Dispatches > The Buzz


Issue: "Showing the alternative," April 21, 2001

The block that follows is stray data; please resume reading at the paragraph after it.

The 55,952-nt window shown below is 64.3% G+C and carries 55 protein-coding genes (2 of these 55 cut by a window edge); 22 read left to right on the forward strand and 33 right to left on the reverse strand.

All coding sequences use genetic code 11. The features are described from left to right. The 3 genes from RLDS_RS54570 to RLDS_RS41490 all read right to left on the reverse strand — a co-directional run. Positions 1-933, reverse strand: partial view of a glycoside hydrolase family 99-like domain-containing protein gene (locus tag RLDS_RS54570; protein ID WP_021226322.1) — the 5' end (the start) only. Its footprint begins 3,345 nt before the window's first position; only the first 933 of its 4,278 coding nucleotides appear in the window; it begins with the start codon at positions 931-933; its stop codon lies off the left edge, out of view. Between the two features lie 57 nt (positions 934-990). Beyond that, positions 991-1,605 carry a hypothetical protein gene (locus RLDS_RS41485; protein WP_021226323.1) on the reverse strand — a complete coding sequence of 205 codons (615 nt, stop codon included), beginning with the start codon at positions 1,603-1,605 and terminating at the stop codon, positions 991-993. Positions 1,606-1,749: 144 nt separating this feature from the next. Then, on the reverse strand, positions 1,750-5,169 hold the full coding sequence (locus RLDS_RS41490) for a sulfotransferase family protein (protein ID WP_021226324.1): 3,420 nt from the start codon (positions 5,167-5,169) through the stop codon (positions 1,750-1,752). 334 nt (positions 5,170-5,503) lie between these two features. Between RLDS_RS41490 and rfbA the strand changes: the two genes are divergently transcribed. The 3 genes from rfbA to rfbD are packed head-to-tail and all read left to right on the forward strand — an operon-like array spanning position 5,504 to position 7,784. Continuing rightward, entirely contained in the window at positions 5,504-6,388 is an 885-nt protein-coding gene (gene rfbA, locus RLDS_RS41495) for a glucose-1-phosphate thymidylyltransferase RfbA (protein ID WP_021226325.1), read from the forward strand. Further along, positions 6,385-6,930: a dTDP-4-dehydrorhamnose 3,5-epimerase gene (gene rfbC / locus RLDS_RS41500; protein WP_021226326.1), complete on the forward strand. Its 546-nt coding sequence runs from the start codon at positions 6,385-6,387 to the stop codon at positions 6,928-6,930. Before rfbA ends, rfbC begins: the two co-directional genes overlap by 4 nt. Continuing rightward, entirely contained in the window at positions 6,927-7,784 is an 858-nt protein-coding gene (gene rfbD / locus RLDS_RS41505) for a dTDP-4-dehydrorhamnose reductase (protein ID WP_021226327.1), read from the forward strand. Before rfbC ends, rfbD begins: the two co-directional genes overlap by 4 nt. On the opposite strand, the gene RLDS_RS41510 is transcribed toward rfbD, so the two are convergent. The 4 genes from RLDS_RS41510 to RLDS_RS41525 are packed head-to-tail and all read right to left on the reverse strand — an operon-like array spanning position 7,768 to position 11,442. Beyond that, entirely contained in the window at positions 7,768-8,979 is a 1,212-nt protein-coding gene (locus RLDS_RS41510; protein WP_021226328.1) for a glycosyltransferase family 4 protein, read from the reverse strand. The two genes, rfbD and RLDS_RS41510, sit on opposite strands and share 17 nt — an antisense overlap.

SHOOTING BACK: There's a backlash brewing against "The Sopranos." Critics are starting to complain about HBO's ultra-violent mafia series as episode after episode shows more bludgeonings, beatings, and stabbings. The American Italian Defense Association sued the producers, saying that the show offends the dignity of an ethnic group. Economist Jude Wanniski publicly canceled his HBO subscription after seeing a brutal rape scene. "It was all the more repulsive because I knew tens of millions of American families had been suckered into watching the show and were witnessing that scene-many with their teenage children at the same time my wife Patricia and I were," he wrote in a letter published on his Polyconomics website. IF I HAD $2 TRILLION: Congressman Ron Paul hates government spending of all sorts, and the budget process is no exception. In his column, the Texas maverick argues that the tax-cut and budget debates are two separate issues. He says this year is worse than usual because the Beltway is buzzing about the current surplus, which he points out is really an overcharge. Even with reductions, Congress will still burn nearly $2 trillion in 2002, which is about 11 percent more than last year. He says this contradicts any talk about smaller government: "Huge amounts of federal spending could be eliminated if Congress adhered to the limited enumerated powers listed in the Constitution." HOW DID WE ARRIVE HERE? In the 1960s, Bill Buckley helped launch Young Americans for Freedom, which helped pioneer campus conservatism around the country. Now he's coming to the defense of the group after Penn State's student Supreme Court refused to accept its registration as a campus group. Why? YAF's manifesto, the Sharon Statement, states that "foremost among the transcendent values is the individual's use of his God-given free will." The Penn State panel considered those rather innocuous words to be religious discrimination. Alumni intervention helped lead to the decision's being reversed, but Mr. Buckley says he's still perplexed. "We know that YAF was permitted to affirm God as a sponsor of human rights. So the day was saved. But what about the student Supreme Court that refused registration? Ignorance? But if the students are to be excused, one wonders how it is that they arrived at such ignorance?" WHO'LL SELL WORK PANTS TO THE BIOTECH BARONS? Biotechnology is supposed to make us eventually live longer, healthier lives, but how are a bunch of experiments going to turn a profit any time soon? Columnist Doug Bandow notes that many intelligent people are jumping on this bandwagon-with good reason-as a long-term investment, but the sector is loaded with risks. "Many biotech companies lose money for years while they attempt to push a candidate drug all the way through the approval process at the Food and Drug Administration," he writes. Mr. Bandow says he's interested in finding the people who will deliver picks and shovels to this gold rush. After all, plenty of miners went home hungry while men like Levi Strauss made fortunes selling work pants. VANS DON'T KILL PEOPLE, UNSAFE DRIVERS DO: The National Highway Traffic Safety Administration issued a scary warning about passenger vans, saying they are three times more likely to roll over when carrying 10 or more passengers. In an unsigned editorial, The Washington Times called the report misleading. As with SUVs, the paper says the problem is unsafe motorists, not unsafe vehicles: "[The charge] is premised on the idea that all vehicles are basically the same and therefore no special care or attention is needed when driving one vehicle vs. another." Since passenger vans are less stable than typical cars, drivers should be educated about safety instead of scared away from useful vehicles.

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